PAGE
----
However, as feedback givers, being attentive to how we shape feedback (and not taking the position that constructive feedback must be harsh to be legitimate) is still a worthy and worthwhile effort. Even if not perfect, it is a more effective approach . . . if you agree that the purpose of critiques is to help our fellow writers improve their craft and to write more awesome versions of the stories they want to tell.

Rest assured, we will delve into more tips and strategies for how to effectively shape feedback, but I decided challenging the notion that only brutal feedback is effective feedback was a perfect starting point to the conversation.

Onward in kindness,

Christine Carron, The Critique MD

P.S. Look for news coming soon about The Critique MD’s first live webinar course: A Whole-Brain Approach to Giving and Receiving Critiques.

Be sure to read our Kindness Code before commenting.

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2 comments On True or False? A Critique Has to Be Brutally Honest to be Effective

  • Another great post … worth a 2nd read
    mean teen mentality… this is what came to mind as I considered the idea of honesty and bludgeoning. When a critique bully uses the idea of ‘just being honest’ to justify their harsh feedback, the experience of being critiqued goes rotten. To critique is to apply the process of critical thinking to analyse how well something has been expressed. And every point brought up must past the muster of explanation. Even if your comment is simply: “I don’t like it.”, you must explain what it is that you don’t like. And then, you must offer a possible solution, which has nothing to do with personal criticism. If you think the writer needs to learn more about writing, then don’t say that! Instead, offer a resource, such as a good writer’s blog, where supportive pointers could be found. And frame this suggestion as a common step: “I used to have trouble with [fill in problem] and I read several articles in these blogs and got some answers that helped me learn more. I bet they’d have some pointers on [fill in other person’s problem].”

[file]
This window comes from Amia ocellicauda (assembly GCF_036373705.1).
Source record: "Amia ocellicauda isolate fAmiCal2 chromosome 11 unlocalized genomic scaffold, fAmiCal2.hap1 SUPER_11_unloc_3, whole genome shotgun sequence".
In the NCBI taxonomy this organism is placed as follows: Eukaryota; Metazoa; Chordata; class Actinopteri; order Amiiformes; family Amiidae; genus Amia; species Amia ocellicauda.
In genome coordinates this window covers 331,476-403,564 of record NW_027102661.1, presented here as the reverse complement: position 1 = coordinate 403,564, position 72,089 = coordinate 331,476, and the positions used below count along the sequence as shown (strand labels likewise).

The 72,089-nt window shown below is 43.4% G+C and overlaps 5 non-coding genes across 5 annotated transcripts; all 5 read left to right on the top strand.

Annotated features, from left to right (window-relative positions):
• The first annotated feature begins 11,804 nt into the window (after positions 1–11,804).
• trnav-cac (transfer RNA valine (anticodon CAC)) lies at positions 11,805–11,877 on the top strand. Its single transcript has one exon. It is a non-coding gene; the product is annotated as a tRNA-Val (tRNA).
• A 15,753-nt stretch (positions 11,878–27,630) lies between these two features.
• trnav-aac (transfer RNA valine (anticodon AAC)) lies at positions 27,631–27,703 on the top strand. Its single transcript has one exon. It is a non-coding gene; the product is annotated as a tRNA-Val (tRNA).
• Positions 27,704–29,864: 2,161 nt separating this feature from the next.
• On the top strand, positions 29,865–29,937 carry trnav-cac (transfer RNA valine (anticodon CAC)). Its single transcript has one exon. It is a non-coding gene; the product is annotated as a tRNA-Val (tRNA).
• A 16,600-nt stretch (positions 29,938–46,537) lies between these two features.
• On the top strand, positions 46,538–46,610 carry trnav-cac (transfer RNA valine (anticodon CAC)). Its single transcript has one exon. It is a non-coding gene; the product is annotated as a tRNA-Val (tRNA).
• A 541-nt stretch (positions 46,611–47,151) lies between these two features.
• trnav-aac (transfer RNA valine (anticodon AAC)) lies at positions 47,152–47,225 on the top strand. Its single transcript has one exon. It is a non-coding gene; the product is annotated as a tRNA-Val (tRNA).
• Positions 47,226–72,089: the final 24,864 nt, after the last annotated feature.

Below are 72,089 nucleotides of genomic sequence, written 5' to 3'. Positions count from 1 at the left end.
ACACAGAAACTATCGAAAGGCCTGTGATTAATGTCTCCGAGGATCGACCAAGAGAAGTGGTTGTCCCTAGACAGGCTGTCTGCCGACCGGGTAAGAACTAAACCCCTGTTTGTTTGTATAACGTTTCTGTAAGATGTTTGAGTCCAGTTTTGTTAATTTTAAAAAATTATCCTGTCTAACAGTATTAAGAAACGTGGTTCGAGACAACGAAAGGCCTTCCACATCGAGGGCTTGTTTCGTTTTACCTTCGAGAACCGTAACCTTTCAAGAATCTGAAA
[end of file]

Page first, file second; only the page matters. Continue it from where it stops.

If a mean teen mentality is part of our communication mix, we’ll be looking for a way to score points – to set ourselves above the ‘danger’ of being critiqued – to set up defenses.

    Brutal honesty is only appropriate when lives are in imminent danger: “I’m going to give you a bit of a shove, as your butt is too big for the window!” :o)

    Establishing a goal for the critique can help keep the group on the straight and narrow. The writer should tell everyone what the material is about and what they are trying to accomplish: Cynthia, 16, has a flat tire in the woods 2 miles from her home. It’s dark, past dinnertime, and she’s late. Her parents will be gone to the movies. She’s never changed a tire. >> trying to show her struggle between fear and helplessness and being brave and finding a solution. (This is, of course, a very off the cuff scribble here) Now, the group has a focus point and any discussion can be centered on whether the scene accomplishes what is needed to keep the story rolling. Tough to reach for the honesty club when everyone is zoned in on the material and goal.

    Christine – really love your work here and am spreading the word…

    • Christine Carron, The Critique MD

      Thanks, Maria, for the comment, and spreading the word about the site. Much appreciated.

      Riffing on what you wrote, I would add that many different energies — like the one you named the “Mean Teen” part — come into play inside us when we are both giving and receiving feedback. The trick is to be the maestro of our own orchestra of parts/selves/energies/etc. As you noted, there may validly be moments or situations when someone wants a little more of the Mean Teen part or a more aggressively direct/unfiltered part in play. However, like you, I have found in most critique settings, it is usually better all around to keep the Negative Nelly parts of ourselves in check. And not just for the sake of the feedback receiver. If someone is constantly delivering feedback in an overly negative way, that behavior will repel other writers, which then limits that person’s (the negative critique giver’s) own opportunities to get feedback.

      So both the data and pure self-interest 🙂 would suggest that taking extra time to thoughtfully package the what-might-be-improved feedback (in a less harsh way) is worth it.